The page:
Favorite go-to for Nutritional Information

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Favorite go-to for Nutritional Information

To paraphrase Alfred Lord Tennyson, “Hope smiles from the threshold of the year to come, whispering I will lose 20 pounds in January, give up sugar, give up fat, never drink again, cleanse, fast, etc.”

If the promise of a perfect diet whispers enticingly but unrealistically in your ears as the New Year starts, I want to propose an alternative. What if instead of going from the extreme of holiday eating to an extreme dietary resolution that is hard to stick to, this blog helps you begin the New Year by exploring evidence-based ways to sustainably improve your diet?

This week, let’s look at the basics, with tips informed heavily by my favorite go-to for nutritional information, Harvard’s T.H. Chan School of Public Health’s Nutrition Source[1]. Perhaps the biggest takeaway is that the quality of the foods you eat is more important than what you eat, meaning a traditional diet, a vegan diet and a keto-type diet can all work as long as each emphasizes high quality whole foods and follows these general principles:

  1. Eat real foods, mostly in whole food form.
  2. Avoid processed foods. Processed foods such as chips and other snack products, cookies, crackers, frozen pizzas and the like include a hidden treasure trove of excess sugars, salt, trans fats and refined grains that are linked to poor health outcomes.
  3. Eat more fruits and vegetables. A minimum of half your plate at every meal should consist of a rainbow variety of vegetables and fruits, with an emphasis on non-starchy vegetables. Prioritize leafy greens.
  4. Eat healthy, high-quality proteins, which should fill approximately ¼ of your plate at every meal. Beans, nuts, fish and poultry are excellent protein sources; eggs also provide good protein for those who are not cholesterol high responders, but should be eaten in limited amounts if you have diabetes. Limit red meat and cheese. Avoid processed meats (smoked, cured, salted, preserved, ie, bacon, hot dogs, lunch meat, smoked meats and fishes, etc).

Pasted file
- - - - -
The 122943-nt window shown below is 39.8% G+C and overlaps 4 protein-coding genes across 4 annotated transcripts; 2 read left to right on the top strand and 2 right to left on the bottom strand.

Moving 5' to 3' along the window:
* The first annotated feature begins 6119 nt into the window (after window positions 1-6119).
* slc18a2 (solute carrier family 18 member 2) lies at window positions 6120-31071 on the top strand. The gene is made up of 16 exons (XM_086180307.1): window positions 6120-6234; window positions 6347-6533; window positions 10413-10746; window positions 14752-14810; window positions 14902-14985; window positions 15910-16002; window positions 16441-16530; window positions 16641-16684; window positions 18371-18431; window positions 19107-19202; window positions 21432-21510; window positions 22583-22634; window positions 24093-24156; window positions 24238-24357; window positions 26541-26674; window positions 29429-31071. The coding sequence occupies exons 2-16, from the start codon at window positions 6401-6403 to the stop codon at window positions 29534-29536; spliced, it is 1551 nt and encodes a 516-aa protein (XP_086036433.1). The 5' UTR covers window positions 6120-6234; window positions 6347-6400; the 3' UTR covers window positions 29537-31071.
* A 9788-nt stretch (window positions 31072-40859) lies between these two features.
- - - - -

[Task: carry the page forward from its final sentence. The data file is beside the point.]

5. If you include grains in your diet, stick to whole grains, the less processed the better. Grains should comprise no more than ¼ of your plate. Prioritize unprocessed grains/seeds such as brown rice, oats, farro, spelt, buckwheat, barley and quinoa. Make all of your breads and pastas whole grain. Avoid white rice and white breads/flours.
  6. Use healthy fats and oils (predominantly olive oil and canola oil but also other oils like walnut oil, flaxseed oil, avocado oil, peanut oil and almond oil). Limit butter and other saturated fats. Avoid trans fats (widely found in packaged baked goods, snacks, frostings, etc.).
  7. Avoid or strictly limit sugar and other sweeteners, including artificial sweeteners; like too much sugar, artificial sweeteners may negatively affect fat and energy metabolism, resulting in increased levels of obesity and diabetes. For drinks, prioritize water, and unsweetened tea and coffee. Avoid sugary sodas and fruit drinks such as lemonade and fruit punch. Limit fruit juices to one small serving per day. Eat sweets very sparingly.
  8. If you include dairy in your diet, limit it to one or two servings a day. Prioritize unsweetened yogurt as your dairy source, as it contains healthy probiotics.

In the coming weeks, I’ll explore each of these recommendations in more depth, and share recipes and other ways to incorporate them into your food life.

For some people, even these common-sense nutritional tips may seem extreme and time consuming; if you start every day with two large black coffees with sugar and cream, and consider breakfast a sugary muffin, you may rebel even reading this. But if these principles are approached one at a time over a course of weeks or months, at least one or two will become second nature and will begin to stick as they help improve how your body feels.

Let’s begin with something easy, a Sweet Green Start smoothie that includes one serving of leafy greens and one serving of fruit. This smoothie makes a great snack; it is also an excellent start to the day, especially in combination with other high protein foods.

Sweet Green Start
(2 servings)

Add the following to your blender and blend on high until very smooth:

Four cups pre-washed baby spinach (can substitute kale)
One fuji apple, seeds and core removed, unpeeled
One frozen banana
½ cup cashews
1 cup ice
1/2 cup cold water, or more as needed to blend
½-1 pitted date, if not sweet enough

Source: [1] https://www.hsph.harvard.edu/nutritionsource

By |2019-04-18T19:58:22+00:00January 22nd, 2019|Editorials, Featured, Joyous Kitchen, Knowledge, Trending|0 Comments

About the Author:

Joy Bochner
Joy Bochner is a Yale College-educated nutrition writer and educator with a lifelong interest in food, cooking and public policy. Ms. Bochner has double masters degrees in nutrition and public policy, and loves to share her knowledge to help people live healthier lives.

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